As New Horizon's signal is so weak, probability exists of errors in detected signal.

What error detection and correction codes are used in the signal? Is it known, what is the error rate in received signal?

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    $\begingroup$ See Phil Karn's answer to this question: space.stackexchange.com/questions/7776/… $\endgroup$
    – Hobbes
    Jul 17, 2015 at 19:01
  • $\begingroup$ I inquired about this at JPL's Space Flight Operations Facility, and they said that they do use error correction software on all of their missions. He didn't know the details of it, though. $\endgroup$
    – Phiteros
    Jul 19, 2016 at 19:58
  • $\begingroup$ The required bit error rate, which along with the link margins determines the data rate, is typically 10^-6. The actual performance is usually much better, and importantly the probability of undetected errors is far lower. There may be errors around the start and end of the pass at low elevation, and there may be errors due to storm activity at the station, but otherwise there is enough link margin to effectively see no errors. Packets or products not received are left on the spacecraft and retransmitted on a later pass. $\endgroup$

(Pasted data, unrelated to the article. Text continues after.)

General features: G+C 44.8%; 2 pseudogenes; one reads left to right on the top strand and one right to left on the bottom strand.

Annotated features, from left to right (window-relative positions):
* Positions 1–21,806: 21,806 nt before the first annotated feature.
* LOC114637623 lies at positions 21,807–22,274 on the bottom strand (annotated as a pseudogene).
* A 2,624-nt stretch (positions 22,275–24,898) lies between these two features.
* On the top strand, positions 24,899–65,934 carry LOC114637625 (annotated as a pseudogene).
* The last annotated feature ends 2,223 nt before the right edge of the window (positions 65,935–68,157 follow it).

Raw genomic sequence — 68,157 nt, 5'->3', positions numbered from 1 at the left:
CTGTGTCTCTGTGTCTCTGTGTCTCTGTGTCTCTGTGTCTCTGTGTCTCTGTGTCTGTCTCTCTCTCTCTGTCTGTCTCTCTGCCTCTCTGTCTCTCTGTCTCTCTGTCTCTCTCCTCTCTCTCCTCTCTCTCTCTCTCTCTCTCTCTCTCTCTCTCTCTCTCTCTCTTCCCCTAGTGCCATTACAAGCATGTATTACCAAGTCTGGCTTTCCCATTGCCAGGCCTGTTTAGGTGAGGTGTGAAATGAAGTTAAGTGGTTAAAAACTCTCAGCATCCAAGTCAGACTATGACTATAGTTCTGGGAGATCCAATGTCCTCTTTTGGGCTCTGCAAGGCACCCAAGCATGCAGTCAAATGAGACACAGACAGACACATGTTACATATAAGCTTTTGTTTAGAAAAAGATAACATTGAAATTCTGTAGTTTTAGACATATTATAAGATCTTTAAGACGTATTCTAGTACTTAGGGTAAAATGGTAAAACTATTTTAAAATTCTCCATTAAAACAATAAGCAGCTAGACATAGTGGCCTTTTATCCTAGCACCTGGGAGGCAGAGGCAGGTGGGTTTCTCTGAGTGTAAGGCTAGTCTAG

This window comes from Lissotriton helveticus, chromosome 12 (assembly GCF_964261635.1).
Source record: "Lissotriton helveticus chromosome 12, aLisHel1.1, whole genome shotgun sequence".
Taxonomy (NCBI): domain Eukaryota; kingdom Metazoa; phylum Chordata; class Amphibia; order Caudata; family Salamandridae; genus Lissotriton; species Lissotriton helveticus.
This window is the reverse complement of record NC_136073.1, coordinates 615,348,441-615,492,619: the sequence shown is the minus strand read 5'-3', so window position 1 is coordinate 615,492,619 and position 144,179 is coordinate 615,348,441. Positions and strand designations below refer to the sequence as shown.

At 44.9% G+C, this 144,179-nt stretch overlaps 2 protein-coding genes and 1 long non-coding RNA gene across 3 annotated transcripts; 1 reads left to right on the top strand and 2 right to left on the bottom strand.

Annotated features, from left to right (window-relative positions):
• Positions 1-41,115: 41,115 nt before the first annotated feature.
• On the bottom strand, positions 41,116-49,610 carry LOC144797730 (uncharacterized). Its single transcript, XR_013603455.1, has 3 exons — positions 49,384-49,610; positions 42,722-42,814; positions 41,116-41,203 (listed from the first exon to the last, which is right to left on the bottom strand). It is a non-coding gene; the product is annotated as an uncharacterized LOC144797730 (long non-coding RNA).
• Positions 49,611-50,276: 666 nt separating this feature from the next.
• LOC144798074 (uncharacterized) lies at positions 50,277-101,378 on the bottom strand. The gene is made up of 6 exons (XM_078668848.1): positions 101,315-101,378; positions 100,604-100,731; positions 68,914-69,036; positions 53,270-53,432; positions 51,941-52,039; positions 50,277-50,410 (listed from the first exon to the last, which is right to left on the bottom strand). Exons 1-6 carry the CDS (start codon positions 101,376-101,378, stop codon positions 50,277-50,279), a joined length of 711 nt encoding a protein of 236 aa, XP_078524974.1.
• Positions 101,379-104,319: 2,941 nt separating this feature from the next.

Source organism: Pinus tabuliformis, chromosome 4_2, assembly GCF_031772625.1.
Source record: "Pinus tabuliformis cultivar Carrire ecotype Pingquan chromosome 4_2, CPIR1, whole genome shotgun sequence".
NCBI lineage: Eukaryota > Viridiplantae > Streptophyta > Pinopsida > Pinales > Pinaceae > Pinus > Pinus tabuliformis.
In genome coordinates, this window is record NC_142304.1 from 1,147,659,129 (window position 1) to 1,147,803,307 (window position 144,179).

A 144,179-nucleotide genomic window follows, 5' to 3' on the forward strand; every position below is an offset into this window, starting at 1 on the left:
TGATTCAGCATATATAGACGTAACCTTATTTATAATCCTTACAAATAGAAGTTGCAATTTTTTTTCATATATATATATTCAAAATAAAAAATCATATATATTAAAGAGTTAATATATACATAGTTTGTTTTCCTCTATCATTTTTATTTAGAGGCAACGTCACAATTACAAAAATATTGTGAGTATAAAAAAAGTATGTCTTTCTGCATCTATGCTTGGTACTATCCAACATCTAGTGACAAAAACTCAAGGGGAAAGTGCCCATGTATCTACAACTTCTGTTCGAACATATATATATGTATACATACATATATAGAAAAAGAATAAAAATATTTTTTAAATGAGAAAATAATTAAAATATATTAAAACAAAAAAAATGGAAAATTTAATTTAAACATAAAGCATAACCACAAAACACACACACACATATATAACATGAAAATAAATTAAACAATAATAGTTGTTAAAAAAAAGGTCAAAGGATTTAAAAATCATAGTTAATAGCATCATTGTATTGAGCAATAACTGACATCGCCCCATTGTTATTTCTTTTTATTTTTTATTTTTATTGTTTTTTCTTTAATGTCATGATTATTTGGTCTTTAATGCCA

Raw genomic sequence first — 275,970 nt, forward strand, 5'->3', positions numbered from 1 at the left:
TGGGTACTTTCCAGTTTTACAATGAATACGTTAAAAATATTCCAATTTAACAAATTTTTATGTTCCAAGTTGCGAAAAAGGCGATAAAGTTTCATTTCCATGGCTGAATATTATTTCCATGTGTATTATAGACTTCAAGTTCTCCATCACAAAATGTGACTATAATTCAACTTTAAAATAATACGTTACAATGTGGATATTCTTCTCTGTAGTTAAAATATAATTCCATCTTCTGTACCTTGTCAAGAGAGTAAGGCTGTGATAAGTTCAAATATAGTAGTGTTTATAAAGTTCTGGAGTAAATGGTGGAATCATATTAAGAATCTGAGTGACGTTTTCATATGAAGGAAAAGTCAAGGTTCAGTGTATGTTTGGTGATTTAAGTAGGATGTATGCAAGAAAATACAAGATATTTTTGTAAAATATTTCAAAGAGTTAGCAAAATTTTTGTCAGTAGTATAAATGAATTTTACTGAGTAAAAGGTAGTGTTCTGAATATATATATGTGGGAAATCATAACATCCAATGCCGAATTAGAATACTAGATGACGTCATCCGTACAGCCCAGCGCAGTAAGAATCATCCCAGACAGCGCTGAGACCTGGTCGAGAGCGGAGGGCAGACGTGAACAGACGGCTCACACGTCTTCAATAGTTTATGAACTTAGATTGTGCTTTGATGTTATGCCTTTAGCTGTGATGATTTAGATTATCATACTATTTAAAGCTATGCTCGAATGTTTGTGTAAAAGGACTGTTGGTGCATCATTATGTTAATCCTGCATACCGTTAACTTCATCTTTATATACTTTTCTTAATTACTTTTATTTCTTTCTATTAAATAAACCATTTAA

– Mark Adler
    Mar 2, 2017 at 22:17

1 Answer 1


Most ESA and NASA spacecraft have communications systems that are designed to the CCSDS (Consultative Committee for Space Data Systems) recommendations. For the TM coding there is a specific standard (CCSDS 101.0-B-4).

New Horizons uses the rate 1/6 Turbo Coding option, as described in this overview: New Horizons Spacecraft.


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